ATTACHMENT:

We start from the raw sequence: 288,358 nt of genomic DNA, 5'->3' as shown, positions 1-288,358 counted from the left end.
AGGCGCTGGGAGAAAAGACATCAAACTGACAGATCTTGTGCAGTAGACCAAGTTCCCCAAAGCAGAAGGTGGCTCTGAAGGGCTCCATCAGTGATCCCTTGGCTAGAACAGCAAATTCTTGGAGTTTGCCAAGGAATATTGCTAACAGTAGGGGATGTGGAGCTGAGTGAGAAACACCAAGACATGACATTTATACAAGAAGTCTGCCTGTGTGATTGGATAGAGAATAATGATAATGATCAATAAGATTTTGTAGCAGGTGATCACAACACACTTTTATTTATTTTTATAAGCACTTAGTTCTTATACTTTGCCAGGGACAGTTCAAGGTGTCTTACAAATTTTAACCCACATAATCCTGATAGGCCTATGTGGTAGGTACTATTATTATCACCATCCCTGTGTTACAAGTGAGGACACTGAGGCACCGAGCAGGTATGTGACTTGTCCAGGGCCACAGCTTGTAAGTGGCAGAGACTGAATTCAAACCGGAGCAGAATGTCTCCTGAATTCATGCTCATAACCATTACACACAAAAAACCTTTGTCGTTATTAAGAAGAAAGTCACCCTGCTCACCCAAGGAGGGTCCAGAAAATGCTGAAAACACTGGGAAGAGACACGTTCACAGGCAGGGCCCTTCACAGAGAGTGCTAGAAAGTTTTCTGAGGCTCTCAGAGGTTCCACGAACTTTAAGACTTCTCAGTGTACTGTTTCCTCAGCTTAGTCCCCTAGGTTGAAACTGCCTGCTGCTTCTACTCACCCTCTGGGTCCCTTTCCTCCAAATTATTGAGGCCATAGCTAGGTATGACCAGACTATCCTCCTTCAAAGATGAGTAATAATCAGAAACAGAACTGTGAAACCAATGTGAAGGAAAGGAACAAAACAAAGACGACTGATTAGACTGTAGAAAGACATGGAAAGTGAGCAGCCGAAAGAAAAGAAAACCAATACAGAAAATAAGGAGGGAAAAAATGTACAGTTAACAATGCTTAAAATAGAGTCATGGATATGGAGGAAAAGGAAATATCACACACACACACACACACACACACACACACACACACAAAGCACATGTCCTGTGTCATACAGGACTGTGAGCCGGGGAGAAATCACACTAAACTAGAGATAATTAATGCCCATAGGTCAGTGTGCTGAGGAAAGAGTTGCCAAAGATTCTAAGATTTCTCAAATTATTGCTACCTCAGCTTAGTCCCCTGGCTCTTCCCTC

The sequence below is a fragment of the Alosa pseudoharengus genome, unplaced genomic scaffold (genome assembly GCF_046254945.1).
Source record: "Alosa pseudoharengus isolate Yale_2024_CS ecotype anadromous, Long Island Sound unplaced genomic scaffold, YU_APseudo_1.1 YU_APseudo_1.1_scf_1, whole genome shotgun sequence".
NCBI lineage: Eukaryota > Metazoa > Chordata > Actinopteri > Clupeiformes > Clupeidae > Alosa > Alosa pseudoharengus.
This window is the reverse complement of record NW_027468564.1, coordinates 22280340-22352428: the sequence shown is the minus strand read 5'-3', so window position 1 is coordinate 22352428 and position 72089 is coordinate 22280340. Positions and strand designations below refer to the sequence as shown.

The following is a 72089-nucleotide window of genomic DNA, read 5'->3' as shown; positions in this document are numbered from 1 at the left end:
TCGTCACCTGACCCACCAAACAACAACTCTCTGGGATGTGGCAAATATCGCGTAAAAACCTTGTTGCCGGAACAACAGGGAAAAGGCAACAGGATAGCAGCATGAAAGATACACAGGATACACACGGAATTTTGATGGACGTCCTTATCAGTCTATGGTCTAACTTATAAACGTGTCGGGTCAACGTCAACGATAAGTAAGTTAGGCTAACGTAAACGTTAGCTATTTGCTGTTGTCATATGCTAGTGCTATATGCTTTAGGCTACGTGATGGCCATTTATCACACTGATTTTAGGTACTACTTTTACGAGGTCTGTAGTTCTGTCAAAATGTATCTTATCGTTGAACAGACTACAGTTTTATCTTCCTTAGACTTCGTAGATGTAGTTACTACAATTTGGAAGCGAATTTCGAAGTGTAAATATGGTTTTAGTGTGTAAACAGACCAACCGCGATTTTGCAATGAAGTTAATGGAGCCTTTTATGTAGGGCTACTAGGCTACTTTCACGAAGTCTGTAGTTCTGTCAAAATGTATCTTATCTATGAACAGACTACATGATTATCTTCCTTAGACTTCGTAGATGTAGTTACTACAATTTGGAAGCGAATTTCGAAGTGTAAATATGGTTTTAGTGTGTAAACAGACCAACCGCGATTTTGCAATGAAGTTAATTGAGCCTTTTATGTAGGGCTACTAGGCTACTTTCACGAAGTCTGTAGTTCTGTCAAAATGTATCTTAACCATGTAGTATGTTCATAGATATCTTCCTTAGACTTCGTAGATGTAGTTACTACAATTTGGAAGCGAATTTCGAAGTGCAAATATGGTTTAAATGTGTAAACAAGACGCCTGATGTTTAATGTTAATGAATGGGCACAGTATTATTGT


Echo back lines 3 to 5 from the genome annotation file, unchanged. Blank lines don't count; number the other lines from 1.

The sequence below is a fragment of the Alosa pseudoharengus genome, unplaced genomic scaffold (genome assembly GCF_046254945.1).
Source record: "Alosa pseudoharengus isolate Yale_2024_CS ecotype anadromous, Long Island Sound unplaced genomic scaffold, YU_APseudo_1.1 YU_APseudo_1.1_scf_1, whole genome shotgun sequence".
NCBI lineage: Eukaryota > Metazoa > Chordata > Actinopteri > Clupeiformes > Clupeidae > Alosa > Alosa pseudoharengus.